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## GMAT Reading Comprehension (Beginner's Guide)

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Note: Today's article is the third in a series I'm running throughout January and February called "The Beginner's Guide to the GMAT." Here are parts one and two.

GMAT Reading Comprehension is somewhat similar to GMAT Critical Reasoning in that you read a passage and answer some questions about it. I'm assuming most readers have taken standardized tests before, and you're familiar with the basic format of a several-paragraph passage followed by a few test items.

There are two main differences between CR and RC. The first is obvious: RC passages are longer. They vary in length quite a bit, but you can expect to see passages between about 200 and 400 words. Some will consist of two long paragraphs; others will broken up into four or five short paragraphs.

Because the passages are longer, they can be quite a bit more involved. The shorter CR passages can use unfamiliar, technical language, but there's very little to understand in a three-sentence argument. In Reading Comprehension, however, you can be thrown into an unfamiliar topic and be expected to answer complicated questions about anything from physics to archaeology to the history of economics.

The fact that the passage is longer and more involved influences the other main difference between RC and CR: the types of questions. In Critical Reasoning, the questions are almost always focused on some aspect of an argument. You'll see that in RC, too, but not nearly as much.

In fact, there's a wide variety of questions on Reading Comprehension passages. There are a number of ways they can be broken down, but I'll offer four categories:

• Topic: This is the old standard, "What is the main idea of the passage?" The GMAT has numerous ways of asking this--you'll probably come across at least a half-dozen. The key is to find the answer choice that not only matches the topic (say, the excavation of Mayan ruins), but also the specific focus of the passage (perhaps a controversy about proper excavation methods).
• Detail: These usually come with the phrase, "According to the passage," or something similar. The answer is just a reworded version of something in the passage. Here, the GMAT is testing whether you read the passage and understood the structure well enough to find a specific detail that you may not have remembered.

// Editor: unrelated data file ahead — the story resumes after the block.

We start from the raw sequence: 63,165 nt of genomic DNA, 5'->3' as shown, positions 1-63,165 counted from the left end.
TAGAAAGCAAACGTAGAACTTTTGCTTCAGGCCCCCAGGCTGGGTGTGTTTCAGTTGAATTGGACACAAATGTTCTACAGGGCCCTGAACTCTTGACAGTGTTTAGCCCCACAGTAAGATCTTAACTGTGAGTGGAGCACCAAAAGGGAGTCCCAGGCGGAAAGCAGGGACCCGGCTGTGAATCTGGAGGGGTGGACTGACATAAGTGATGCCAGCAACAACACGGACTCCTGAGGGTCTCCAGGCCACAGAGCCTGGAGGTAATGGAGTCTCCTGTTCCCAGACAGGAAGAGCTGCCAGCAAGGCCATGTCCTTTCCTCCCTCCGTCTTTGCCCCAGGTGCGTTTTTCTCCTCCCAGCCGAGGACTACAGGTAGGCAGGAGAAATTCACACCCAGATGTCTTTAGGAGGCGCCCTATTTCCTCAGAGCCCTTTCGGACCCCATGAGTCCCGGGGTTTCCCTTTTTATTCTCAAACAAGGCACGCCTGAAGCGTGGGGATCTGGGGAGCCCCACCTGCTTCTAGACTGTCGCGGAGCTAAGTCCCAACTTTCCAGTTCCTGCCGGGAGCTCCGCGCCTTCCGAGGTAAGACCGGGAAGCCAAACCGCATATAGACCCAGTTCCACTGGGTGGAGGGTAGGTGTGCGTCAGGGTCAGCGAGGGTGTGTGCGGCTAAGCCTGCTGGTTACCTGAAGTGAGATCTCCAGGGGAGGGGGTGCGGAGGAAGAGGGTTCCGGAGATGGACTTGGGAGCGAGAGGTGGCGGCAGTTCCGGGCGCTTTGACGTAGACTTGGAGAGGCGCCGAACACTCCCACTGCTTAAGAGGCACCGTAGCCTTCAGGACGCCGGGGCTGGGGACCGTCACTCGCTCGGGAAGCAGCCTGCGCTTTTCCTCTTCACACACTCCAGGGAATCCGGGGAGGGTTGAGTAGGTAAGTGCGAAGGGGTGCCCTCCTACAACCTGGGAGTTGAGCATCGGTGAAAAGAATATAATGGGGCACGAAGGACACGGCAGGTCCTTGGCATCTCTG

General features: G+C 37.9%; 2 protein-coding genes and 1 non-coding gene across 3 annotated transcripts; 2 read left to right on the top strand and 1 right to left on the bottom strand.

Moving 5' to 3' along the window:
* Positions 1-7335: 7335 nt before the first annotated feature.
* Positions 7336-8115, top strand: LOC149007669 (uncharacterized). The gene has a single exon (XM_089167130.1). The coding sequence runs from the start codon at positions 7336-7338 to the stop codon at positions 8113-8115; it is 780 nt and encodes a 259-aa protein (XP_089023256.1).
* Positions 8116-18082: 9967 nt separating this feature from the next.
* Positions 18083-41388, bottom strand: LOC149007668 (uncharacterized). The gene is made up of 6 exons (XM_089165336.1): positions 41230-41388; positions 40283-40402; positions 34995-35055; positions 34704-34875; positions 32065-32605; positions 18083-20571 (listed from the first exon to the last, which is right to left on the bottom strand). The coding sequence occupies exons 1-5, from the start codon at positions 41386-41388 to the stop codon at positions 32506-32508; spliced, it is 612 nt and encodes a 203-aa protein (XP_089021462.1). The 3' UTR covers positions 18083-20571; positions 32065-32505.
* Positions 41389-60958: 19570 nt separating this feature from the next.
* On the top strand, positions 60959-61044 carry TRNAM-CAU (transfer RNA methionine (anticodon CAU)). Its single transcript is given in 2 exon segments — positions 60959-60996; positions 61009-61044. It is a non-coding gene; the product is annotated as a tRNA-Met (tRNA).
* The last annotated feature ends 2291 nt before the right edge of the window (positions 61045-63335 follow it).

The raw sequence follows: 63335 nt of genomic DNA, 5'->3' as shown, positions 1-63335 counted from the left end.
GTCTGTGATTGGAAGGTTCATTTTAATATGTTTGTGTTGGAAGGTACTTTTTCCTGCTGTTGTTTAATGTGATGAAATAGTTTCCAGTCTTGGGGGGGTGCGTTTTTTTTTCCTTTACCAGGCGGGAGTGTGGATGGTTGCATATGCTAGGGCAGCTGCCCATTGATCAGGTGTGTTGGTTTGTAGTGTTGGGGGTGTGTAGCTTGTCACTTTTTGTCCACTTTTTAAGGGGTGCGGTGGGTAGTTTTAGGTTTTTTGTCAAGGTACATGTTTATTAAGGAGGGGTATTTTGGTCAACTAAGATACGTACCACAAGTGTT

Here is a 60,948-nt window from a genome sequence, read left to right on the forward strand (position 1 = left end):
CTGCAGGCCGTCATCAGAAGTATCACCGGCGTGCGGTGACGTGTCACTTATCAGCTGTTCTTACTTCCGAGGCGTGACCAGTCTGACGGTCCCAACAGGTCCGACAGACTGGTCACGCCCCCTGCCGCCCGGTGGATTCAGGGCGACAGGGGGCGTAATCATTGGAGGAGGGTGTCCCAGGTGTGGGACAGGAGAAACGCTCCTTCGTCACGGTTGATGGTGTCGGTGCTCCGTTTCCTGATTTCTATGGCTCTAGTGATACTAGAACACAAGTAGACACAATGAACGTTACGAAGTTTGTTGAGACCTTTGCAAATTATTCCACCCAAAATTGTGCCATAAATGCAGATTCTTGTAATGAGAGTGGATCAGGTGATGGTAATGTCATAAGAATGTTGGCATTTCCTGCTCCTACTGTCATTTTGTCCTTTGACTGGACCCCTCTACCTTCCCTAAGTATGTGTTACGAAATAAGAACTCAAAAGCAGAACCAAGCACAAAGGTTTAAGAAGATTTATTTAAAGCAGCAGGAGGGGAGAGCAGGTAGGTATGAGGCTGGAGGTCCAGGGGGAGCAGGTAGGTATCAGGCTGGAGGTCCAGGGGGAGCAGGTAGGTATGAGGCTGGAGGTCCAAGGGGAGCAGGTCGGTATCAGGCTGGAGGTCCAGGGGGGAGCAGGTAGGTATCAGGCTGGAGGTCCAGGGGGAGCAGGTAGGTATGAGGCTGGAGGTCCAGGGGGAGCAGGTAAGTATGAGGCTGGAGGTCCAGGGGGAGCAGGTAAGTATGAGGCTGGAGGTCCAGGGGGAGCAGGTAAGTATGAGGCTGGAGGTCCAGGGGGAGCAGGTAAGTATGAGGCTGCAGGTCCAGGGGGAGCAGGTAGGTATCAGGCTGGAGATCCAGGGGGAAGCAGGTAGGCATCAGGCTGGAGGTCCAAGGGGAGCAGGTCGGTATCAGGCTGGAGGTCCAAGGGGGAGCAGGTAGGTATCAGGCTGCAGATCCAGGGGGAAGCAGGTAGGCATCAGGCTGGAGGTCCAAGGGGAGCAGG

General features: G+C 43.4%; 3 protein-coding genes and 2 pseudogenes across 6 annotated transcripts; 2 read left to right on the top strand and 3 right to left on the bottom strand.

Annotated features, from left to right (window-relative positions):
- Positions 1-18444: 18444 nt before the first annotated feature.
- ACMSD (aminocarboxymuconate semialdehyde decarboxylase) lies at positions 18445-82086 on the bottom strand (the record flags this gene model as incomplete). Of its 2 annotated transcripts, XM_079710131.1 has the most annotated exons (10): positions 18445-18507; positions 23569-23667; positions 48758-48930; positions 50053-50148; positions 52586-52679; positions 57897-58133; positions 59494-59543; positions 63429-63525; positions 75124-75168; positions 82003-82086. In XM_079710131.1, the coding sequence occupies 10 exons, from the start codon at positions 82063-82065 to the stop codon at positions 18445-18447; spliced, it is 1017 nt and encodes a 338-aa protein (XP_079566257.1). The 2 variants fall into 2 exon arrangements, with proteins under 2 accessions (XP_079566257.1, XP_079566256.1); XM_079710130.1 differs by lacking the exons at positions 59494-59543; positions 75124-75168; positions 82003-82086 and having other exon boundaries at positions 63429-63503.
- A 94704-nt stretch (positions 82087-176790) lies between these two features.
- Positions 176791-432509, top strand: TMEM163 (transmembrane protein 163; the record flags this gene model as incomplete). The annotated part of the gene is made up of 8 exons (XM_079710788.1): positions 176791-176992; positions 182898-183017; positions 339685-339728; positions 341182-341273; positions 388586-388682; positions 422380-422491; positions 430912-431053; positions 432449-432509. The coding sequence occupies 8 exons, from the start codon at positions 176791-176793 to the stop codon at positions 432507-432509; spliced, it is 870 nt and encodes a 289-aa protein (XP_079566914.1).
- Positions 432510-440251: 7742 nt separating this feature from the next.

• Analysis: There aren't very many assumption and strengthen/weaken questions in RC, but there are plenty of inference questions. Often, the GMAT expects you to grasp the differences between different viewpoints on the same issue, or determine which parts of the passage are the author's opinion and which parts are fact.
• Structure: These are less common but don't fit into any of the other three paragraphs. You might be asked how a certain sentence functions, or what the purpose of one of the paragraphs is. RC Structure questions are not too far removed from the bold-face items in Critical Reasoning.

Nearly everyone finds it beneficial to take notes while reading RC passages. Exactly how you do that will depend on what works best for you. I prefer to jot down a sentence or two at the end of each paragraph, if only to keep myself focused and prevent my mind from wandering. (These topics aren't exactly thrilling!)

Pay particular attention to structure and scope. The structure gives you clues to the author's argument, and his or her method of establishing it. Is she describing two theories only to reject both? Defending a position and holding off competitors? The structure of RC passages is usually quite plain in this regard.

"Scope" refers to the passage's specific focus. While it is rare that the GMAT will explicitly test your knowledge of a passage's scope, it will come up in at least one question on nearly every passage. Make sure you understand not only what the author has chosen to address, but what she has chosen to leave out. There's only so much you can write in four or five paragraphs, so GMAT passages are typically very focused.